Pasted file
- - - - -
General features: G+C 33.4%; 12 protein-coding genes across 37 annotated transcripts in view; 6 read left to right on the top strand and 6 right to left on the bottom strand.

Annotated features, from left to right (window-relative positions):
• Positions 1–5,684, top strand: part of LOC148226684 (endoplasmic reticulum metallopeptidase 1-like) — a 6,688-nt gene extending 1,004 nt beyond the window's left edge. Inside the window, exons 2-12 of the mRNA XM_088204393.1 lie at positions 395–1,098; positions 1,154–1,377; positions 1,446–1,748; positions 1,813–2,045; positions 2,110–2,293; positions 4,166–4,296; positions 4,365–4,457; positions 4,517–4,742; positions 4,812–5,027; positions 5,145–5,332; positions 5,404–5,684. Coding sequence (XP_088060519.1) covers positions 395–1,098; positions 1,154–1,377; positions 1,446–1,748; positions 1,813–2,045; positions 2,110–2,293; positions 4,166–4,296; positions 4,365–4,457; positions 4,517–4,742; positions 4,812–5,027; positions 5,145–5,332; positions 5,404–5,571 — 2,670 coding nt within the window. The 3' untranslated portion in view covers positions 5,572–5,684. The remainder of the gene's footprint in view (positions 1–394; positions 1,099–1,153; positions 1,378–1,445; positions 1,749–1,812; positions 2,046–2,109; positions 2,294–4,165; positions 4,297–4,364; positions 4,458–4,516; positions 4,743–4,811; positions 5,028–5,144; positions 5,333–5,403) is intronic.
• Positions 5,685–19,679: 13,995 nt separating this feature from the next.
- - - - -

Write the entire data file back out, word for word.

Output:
General features: G+C 33.4%; 12 protein-coding genes across 37 annotated transcripts in view; 6 read left to right on the top strand and 6 right to left on the bottom strand.

Annotated features, from left to right (window-relative positions):
• Positions 1–5,684, top strand: part of LOC148226684 (endoplasmic reticulum metallopeptidase 1-like) — a 6,688-nt gene extending 1,004 nt beyond the window's left edge. Inside the window, exons 2-12 of the mRNA XM_088204393.1 lie at positions 395–1,098; positions 1,154–1,377; positions 1,446–1,748; positions 1,813–2,045; positions 2,110–2,293; positions 4,166–4,296; positions 4,365–4,457; positions 4,517–4,742; positions 4,812–5,027; positions 5,145–5,332; positions 5,404–5,684. Coding sequence (XP_088060519.1) covers positions 395–1,098; positions 1,154–1,377; positions 1,446–1,748; positions 1,813–2,045; positions 2,110–2,293; positions 4,166–4,296; positions 4,365–4,457; positions 4,517–4,742; positions 4,812–5,027; positions 5,145–5,332; positions 5,404–5,571 — 2,670 coding nt within the window. The 3' untranslated portion in view covers positions 5,572–5,684. The remainder of the gene's footprint in view (positions 1–394; positions 1,099–1,153; positions 1,378–1,445; positions 1,749–1,812; positions 2,046–2,109; positions 2,294–4,165; positions 4,297–4,364; positions 4,458–4,516; positions 4,743–4,811; positions 5,028–5,144; positions 5,333–5,403) is intronic.
• Positions 5,685–19,679: 13,995 nt separating this feature from the next.